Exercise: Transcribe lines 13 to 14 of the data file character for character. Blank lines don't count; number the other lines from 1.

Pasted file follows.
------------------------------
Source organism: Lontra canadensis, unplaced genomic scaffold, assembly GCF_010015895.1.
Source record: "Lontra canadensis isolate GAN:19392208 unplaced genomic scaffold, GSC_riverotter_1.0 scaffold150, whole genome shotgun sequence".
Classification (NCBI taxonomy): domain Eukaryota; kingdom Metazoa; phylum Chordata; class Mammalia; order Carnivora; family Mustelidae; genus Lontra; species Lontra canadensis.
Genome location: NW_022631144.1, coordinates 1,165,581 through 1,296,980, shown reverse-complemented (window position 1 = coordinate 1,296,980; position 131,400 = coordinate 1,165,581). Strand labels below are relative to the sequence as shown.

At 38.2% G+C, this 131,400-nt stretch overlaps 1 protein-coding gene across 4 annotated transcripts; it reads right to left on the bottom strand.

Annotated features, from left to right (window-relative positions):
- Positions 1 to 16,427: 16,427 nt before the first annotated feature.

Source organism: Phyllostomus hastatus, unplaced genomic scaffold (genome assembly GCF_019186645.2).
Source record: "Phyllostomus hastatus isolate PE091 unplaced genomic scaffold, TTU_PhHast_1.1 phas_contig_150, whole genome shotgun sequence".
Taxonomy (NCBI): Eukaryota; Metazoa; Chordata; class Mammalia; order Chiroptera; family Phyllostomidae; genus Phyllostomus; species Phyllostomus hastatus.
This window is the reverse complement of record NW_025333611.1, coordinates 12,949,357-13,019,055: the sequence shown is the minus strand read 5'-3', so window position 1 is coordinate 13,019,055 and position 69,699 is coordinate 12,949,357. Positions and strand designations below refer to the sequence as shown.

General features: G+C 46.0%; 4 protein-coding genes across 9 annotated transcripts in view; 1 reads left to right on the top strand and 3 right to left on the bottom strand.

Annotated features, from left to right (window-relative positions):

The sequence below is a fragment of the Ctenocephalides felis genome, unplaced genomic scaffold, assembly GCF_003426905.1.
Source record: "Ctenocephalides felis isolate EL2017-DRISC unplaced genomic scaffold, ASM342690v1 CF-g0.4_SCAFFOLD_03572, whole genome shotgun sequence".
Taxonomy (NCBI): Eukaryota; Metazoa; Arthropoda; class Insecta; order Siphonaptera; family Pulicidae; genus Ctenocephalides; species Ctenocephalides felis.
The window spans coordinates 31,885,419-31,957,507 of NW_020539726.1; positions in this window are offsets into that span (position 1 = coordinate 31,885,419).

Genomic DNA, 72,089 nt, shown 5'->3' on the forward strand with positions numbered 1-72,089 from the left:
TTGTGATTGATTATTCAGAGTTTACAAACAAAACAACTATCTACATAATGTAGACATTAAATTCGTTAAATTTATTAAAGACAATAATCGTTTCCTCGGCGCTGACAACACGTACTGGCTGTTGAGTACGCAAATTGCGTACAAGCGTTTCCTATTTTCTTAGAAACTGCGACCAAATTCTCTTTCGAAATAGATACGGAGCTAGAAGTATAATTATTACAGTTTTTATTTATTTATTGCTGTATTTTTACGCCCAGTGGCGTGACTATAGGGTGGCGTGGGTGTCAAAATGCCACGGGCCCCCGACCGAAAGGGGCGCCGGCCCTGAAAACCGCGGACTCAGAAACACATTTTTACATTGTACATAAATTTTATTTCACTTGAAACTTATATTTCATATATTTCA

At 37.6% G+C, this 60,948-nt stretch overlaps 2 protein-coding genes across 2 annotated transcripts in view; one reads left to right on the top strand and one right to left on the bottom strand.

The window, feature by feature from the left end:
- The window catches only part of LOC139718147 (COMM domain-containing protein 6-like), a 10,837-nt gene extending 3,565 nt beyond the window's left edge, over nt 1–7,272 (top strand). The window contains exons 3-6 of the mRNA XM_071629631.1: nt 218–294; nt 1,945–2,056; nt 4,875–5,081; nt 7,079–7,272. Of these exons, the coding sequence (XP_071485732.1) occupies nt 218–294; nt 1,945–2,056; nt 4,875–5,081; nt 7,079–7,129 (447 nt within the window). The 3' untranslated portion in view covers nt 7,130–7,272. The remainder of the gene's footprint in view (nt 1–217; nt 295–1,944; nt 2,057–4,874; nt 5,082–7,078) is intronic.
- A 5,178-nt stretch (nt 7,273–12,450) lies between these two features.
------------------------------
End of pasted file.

Annotated features, from left to right (window-relative positions):

The sequence below is a fragment of the Ctenocephalides felis genome, unplaced genomic scaffold, assembly GCF_003426905.1.